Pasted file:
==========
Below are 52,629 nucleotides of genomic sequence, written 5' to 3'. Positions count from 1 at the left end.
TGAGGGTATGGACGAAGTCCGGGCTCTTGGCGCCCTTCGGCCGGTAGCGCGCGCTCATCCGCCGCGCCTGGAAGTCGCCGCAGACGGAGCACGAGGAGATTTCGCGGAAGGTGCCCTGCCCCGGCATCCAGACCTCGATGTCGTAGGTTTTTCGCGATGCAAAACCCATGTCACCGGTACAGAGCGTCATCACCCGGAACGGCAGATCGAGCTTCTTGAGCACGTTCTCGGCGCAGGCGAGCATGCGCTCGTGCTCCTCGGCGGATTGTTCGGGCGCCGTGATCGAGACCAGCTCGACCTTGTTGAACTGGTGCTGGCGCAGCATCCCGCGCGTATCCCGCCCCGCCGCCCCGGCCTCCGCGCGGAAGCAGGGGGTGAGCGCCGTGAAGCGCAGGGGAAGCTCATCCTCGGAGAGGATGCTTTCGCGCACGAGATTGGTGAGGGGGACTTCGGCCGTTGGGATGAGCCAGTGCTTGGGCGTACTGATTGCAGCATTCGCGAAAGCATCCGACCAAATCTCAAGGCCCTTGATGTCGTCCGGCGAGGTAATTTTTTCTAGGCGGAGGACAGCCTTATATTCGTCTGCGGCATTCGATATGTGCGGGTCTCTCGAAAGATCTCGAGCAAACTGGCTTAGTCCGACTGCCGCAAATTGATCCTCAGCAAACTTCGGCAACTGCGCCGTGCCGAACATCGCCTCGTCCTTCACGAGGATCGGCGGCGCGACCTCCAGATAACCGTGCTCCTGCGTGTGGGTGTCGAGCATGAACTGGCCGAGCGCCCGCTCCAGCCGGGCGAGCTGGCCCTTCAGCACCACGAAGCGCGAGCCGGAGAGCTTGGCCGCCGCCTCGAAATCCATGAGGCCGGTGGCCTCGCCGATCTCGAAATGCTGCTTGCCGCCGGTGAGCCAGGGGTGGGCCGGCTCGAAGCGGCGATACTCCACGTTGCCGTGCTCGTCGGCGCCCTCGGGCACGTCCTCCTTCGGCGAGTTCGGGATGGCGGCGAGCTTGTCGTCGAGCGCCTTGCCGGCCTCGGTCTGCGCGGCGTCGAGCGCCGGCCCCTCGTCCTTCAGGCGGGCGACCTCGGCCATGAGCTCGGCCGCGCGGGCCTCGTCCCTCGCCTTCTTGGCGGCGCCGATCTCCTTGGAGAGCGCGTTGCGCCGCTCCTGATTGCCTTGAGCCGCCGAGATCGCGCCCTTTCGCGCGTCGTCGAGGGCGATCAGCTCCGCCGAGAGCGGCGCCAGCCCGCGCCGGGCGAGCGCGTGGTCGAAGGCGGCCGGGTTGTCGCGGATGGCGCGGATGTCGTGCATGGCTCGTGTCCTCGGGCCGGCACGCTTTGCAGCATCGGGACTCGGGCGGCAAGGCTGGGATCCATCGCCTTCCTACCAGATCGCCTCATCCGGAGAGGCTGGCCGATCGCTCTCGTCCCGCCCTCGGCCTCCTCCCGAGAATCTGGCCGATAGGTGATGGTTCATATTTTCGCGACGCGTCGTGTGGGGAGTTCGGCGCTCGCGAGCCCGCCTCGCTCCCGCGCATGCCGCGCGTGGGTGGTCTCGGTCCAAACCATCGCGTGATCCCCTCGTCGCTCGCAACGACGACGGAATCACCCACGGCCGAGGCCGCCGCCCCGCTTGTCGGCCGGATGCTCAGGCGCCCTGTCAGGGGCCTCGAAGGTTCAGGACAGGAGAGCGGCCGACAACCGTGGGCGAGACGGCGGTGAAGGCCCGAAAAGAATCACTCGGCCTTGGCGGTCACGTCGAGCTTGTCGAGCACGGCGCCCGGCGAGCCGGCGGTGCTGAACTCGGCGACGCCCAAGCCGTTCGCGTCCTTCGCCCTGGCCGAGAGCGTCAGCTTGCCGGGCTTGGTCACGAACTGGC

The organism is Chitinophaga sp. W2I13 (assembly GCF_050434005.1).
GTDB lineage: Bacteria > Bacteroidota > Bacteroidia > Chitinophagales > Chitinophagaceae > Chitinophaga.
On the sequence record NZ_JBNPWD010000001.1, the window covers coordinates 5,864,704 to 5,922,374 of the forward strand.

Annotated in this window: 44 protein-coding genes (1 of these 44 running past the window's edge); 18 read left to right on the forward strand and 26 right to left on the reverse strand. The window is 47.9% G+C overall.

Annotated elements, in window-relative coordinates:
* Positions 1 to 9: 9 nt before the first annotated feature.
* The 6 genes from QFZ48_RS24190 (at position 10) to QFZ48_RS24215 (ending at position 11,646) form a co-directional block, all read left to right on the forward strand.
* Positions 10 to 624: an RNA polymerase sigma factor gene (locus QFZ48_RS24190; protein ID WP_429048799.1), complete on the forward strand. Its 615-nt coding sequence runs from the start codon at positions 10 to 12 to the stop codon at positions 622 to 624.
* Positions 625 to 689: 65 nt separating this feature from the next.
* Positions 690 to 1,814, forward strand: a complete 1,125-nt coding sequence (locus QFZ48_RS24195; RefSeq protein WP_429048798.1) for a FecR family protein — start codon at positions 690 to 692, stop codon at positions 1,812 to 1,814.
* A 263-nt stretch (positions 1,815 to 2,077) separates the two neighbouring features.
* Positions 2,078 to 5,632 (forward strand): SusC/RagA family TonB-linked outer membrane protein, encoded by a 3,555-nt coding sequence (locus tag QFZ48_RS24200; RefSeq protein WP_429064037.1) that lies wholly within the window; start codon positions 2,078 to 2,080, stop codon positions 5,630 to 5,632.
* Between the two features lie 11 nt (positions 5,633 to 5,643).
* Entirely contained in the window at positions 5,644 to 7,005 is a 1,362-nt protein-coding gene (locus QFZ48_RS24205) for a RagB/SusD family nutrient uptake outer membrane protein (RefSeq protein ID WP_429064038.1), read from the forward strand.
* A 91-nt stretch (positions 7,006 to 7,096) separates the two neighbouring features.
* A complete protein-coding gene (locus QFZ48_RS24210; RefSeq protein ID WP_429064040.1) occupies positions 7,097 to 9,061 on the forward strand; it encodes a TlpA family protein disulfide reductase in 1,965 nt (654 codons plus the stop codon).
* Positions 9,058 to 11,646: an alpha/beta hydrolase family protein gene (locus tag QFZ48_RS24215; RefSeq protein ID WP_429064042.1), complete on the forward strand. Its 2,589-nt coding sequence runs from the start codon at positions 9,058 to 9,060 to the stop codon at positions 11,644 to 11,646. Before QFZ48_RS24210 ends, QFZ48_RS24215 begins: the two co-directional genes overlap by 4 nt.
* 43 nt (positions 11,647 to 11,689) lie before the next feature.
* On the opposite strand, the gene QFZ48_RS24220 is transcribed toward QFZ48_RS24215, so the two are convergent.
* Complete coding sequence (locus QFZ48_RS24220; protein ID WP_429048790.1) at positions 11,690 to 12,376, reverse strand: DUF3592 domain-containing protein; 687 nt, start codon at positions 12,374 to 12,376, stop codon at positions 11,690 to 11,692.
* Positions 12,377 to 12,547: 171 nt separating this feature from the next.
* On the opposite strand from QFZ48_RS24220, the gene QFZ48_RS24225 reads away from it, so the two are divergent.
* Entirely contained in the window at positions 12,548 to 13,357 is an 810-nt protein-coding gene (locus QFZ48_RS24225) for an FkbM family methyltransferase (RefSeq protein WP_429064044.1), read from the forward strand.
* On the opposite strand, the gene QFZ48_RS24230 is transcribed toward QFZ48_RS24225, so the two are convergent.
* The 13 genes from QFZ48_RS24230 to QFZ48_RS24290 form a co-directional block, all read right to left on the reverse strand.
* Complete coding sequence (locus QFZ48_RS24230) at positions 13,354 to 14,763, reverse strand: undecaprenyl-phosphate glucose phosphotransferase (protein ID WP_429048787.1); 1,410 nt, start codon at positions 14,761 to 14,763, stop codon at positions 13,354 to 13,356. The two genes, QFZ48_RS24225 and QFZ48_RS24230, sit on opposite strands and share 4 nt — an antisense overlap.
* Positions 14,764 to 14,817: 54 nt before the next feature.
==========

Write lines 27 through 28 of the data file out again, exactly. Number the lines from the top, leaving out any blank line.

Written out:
* The 13 genes from QFZ48_RS24230 to QFZ48_RS24290 form a co-directional block, all read right to left on the reverse strand.
* Complete coding sequence (locus QFZ48_RS24230) at positions 13,354 to 14,763, reverse strand: undecaprenyl-phosphate glucose phosphotransferase (protein ID WP_429048787.1); 1,410 nt, start codon at positions 14,761 to 14,763, stop codon at positions 13,354 to 13,356. The two genes, QFZ48_RS24225 and QFZ48_RS24230, sit on opposite strands and share 4 nt — an antisense overlap.